Tell me what you all think? Applying soon and these schools are difficult to get into. Didn't have the best grades in other areas--but did well in Major courses. No rules here---just a personal statement requesting why you want to attend grad school for speech pathology.
I had just completed my sophomore year at the University of Texas as an advertising major and visiting my sister as part of my summer break. At the time, she was attending the University of Texas at Dallas as a Speech-Pathology undergraduate. As I was lounging around her living room, I picked up one of her textbooks that she had for a Phonetics class. I began to flip through the book and immediately felt a strange sensation in my stomach, my heart started to race and I found myself asking my sister question after question about this textbook. A brief moment later, I had an explaination for my lack of interest in my advertising and business studies. It was as if a light bulb had gone off above my head and I knew exactly who I was meant to become.
That summer was spent figuring out how to switch my major to Speech-Pathology and still graduate within the four year goal that I set for myself before entering college. It took countless office visits to the counselor and a tremendous amount of red-tape to leap over that fall semester to get everything in order. I was told by my counselor that it was unwise to pack that many major-specific courses in each semester as I had planned out. In fact, she claimed she had never witnessed anyone accomplish it without out failing one or more courses. I encountered many difficulties those next two years, but my grades had never been better. I was motivated, I was interested and I was dedicated. I had my goal and was determined to see it through. I was devoted to becoming a speech therapist and I wanted to learn as much as I could so that I could one day make a difference in someone elses life.
Overwhelmed by my un-advised courseloads each semester, handling one to two jobs each semester at part-time as well as an internship my last semester, I made the decision to put graduate school on hold. Knowing I did not want to waste any of my time before re-entering school, I secured a speech assistant position before I walked across the stage to accept my diploma. Upon gaining my assistant license, I have worked in home healthcare and have had the opportunity to work for an amazing school district.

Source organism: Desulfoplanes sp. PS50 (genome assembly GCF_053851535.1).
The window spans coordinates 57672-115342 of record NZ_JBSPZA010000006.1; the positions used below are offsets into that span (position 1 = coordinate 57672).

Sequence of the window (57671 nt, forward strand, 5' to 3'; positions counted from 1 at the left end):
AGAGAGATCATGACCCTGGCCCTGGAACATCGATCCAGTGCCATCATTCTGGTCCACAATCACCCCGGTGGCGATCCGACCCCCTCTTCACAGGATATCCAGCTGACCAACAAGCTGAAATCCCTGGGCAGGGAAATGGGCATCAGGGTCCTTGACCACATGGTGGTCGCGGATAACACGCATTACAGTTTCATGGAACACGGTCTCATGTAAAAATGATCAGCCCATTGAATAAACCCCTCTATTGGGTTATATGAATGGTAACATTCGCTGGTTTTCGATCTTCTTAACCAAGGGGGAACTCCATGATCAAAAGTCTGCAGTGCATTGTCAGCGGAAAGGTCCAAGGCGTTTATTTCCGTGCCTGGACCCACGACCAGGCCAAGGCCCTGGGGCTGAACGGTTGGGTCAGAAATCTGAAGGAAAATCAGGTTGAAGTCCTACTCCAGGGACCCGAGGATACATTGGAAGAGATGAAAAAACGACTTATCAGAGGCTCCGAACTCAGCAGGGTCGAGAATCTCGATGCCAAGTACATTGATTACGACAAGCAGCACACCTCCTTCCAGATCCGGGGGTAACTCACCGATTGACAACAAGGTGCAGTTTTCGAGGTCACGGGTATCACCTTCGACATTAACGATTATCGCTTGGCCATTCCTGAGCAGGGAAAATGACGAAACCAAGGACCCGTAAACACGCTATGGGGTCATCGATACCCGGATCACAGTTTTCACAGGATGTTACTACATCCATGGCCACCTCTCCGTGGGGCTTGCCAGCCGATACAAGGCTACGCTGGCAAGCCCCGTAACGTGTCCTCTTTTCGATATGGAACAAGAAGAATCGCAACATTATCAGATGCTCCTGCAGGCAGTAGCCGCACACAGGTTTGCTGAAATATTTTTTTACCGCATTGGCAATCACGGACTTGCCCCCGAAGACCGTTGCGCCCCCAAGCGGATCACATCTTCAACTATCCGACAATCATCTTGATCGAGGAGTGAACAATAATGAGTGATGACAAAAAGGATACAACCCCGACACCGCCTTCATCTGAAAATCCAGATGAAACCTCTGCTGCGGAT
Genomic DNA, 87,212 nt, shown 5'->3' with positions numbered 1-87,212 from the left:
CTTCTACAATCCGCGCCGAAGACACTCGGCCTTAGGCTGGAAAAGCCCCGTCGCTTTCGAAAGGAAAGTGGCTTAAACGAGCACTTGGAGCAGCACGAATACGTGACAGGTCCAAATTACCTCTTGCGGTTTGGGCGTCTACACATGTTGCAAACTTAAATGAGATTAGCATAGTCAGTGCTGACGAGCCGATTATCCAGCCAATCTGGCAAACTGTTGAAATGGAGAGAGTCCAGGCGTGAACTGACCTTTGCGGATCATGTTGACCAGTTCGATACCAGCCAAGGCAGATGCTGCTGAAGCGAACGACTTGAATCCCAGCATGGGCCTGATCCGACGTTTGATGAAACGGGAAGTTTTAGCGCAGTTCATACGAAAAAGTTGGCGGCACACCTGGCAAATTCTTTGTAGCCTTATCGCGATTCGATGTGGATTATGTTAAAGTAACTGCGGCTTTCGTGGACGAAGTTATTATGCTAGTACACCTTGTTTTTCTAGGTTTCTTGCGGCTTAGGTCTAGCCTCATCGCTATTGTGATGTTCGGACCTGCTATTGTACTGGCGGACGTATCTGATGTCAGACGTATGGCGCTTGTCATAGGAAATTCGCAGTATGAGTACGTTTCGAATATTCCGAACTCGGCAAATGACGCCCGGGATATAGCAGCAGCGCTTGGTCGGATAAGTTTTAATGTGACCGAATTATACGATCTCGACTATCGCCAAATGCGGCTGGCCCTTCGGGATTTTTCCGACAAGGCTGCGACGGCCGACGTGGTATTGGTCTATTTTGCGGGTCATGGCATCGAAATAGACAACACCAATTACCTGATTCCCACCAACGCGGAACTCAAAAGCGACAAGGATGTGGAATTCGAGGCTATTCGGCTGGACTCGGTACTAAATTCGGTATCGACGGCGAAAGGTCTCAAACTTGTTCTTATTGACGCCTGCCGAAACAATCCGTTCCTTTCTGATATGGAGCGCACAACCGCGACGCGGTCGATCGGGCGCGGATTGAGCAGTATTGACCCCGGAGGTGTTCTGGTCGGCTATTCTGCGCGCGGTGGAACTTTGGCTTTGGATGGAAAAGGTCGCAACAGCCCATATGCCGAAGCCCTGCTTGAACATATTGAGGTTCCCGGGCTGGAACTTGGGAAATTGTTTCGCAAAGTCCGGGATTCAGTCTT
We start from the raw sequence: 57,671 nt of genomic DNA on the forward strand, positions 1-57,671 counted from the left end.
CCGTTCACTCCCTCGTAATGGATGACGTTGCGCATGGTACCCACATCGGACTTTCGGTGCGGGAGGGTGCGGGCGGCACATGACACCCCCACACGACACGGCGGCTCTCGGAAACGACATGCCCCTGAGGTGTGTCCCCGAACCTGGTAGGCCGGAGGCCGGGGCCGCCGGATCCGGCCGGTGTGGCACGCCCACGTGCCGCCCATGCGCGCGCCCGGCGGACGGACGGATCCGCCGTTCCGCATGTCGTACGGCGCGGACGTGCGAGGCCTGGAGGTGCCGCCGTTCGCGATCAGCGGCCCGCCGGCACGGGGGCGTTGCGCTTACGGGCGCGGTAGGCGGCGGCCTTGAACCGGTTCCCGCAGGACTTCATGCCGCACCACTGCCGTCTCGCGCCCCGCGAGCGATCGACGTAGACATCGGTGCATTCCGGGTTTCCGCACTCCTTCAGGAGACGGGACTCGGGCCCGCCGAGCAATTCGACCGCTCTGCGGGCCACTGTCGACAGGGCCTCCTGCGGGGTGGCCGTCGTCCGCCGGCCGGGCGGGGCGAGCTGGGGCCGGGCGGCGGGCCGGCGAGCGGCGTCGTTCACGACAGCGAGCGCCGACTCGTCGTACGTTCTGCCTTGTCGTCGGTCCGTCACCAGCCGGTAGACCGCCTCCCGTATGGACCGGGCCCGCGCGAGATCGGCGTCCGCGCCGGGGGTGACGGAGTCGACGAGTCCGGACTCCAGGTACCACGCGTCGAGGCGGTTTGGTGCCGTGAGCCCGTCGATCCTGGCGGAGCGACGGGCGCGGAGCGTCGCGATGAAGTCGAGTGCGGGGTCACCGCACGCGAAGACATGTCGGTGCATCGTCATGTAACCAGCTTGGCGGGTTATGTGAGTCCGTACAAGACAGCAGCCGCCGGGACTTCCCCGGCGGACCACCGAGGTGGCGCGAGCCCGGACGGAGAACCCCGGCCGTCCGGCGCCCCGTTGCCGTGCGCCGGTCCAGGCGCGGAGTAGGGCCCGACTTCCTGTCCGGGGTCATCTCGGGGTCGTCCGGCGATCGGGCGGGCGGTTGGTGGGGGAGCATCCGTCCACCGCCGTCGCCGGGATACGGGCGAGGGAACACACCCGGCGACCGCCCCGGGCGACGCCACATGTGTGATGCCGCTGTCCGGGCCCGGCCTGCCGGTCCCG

The experience I have gained is irreplaceable and has been more rewarding than I had ever imagined. I have found that I am very versatile in work settings and thouroughly enjoy working with clients that range from severly disabled to having a minor articulation impairment. I have not made the decision as to which environment I will thrive the most in. When I was eleven years old, my grandfather suffered a stroke which affected his ability to communicate. If not for his speech therapist, the next ten years of his life would have been in silence. I intend to work in a hospital setting and help give someone else's grandfather or loved one the ability to communicate again.
While I have gained a great deal of knowledge from my hands on expereiences, I want to be as profficient as possible in the field and obtaining my master's degree is one step closer for me. I want to be able to walk away from a patient and know that I did absolutely everything I could to achieve their goals. I know that without proper training and exposure to the subjects in detail, I will not be able to close a case file with confidence. I desire more to help develop my chosen path so that I am able to make that difference in the world.